Bamboo flooring is an excellent alternative that helps us combat the excessive exploitation of natural resources that threatens the trees from which wood comes from, particularly exotic woods. So, if you are trying to reduce your carbon footprint, consider bamboo flooring as it also is easily biodegradable.
Bamboo flooring is not derived directly from a tree per se, given that bamboo, although it shares a lot of features with wood, is a type of grass. In fact, bamboo is a type of grass that grows very fast, as fast as a meter a day, and can adapt to any climate. That’s why, its renewability as a resource is considered to be another of its advantages – while it could take over 100 years for a hard wood tree to mature to the point where it can be used as flooring, bamboo, being a grass, readily regrows and matures in roughly 4 years.
Although there are over a thousand species of bamboo, the kind of bamboo that is used as a substitute for wood is a species called "Moso", with its largest reserve located in China. It is from this plant we obtain bamboo flooring from.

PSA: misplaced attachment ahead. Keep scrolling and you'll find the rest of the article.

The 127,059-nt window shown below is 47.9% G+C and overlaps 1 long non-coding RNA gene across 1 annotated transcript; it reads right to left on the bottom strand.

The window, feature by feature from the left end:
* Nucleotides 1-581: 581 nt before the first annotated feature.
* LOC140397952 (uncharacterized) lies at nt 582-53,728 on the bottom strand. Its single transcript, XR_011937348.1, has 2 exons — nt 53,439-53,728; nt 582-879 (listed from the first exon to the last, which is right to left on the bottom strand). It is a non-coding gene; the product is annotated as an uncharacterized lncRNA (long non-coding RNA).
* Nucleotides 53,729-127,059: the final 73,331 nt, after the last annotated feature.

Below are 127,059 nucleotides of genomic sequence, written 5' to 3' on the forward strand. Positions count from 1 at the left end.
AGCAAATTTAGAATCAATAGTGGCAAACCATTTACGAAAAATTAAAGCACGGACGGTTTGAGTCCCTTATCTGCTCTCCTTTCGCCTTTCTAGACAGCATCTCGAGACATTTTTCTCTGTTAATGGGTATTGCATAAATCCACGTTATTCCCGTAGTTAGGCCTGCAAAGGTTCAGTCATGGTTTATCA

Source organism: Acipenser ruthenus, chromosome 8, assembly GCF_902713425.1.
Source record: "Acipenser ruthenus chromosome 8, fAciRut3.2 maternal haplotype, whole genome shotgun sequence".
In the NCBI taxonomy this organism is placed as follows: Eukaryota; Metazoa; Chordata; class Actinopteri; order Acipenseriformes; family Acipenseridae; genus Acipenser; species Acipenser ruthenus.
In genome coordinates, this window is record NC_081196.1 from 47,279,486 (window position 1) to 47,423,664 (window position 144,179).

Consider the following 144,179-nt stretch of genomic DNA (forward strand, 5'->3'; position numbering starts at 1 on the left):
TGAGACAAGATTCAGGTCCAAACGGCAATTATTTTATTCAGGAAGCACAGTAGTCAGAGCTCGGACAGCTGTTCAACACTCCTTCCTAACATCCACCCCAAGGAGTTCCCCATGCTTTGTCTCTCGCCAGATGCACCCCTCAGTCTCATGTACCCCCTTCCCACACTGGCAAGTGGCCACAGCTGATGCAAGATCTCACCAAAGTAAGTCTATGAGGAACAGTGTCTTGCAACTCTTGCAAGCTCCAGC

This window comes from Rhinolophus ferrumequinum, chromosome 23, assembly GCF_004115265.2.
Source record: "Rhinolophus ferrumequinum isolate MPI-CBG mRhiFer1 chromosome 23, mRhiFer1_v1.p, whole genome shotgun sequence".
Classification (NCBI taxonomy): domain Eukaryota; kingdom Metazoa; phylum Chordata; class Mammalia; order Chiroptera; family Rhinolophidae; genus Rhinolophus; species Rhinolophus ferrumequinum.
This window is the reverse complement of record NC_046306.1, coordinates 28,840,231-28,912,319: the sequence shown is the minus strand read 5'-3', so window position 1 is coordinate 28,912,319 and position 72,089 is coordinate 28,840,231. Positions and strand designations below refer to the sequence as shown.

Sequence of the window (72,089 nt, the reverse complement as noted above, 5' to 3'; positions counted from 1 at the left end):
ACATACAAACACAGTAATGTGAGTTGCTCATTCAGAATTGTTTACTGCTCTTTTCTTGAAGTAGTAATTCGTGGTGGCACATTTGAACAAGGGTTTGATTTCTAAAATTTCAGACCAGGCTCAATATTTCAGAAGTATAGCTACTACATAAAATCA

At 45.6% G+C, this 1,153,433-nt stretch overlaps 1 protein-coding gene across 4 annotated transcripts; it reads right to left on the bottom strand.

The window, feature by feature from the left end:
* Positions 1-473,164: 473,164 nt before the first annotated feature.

Moso Bamboo is renowned for its stunning natural beauty, toughness and durability of the floors it produces, having a guarantee of quality of up to 30 years.
In addition, bamboo flooring expands and contracts much less than other types of wood, giving it great stability. It is also anti-static and anti-allergic.
The only down side of this happy story is that most bamboo is produced in China. Sadly, over there questionable business practices are not at all uncommon. In fact, only two bamboo dealership companies have complied with ethical worker treatment agreements. Also, because of the recent rise in demand for bamboo flooring, many natural areas are being stripped at a rapid rate to grow enough bamboo to meet the current demand.
All we can do is hope that regulations will be soon put in place to ensure the appropriate treatment of workers in this industry so that everyone can benefit from the many advantages of bamboo, including our planet.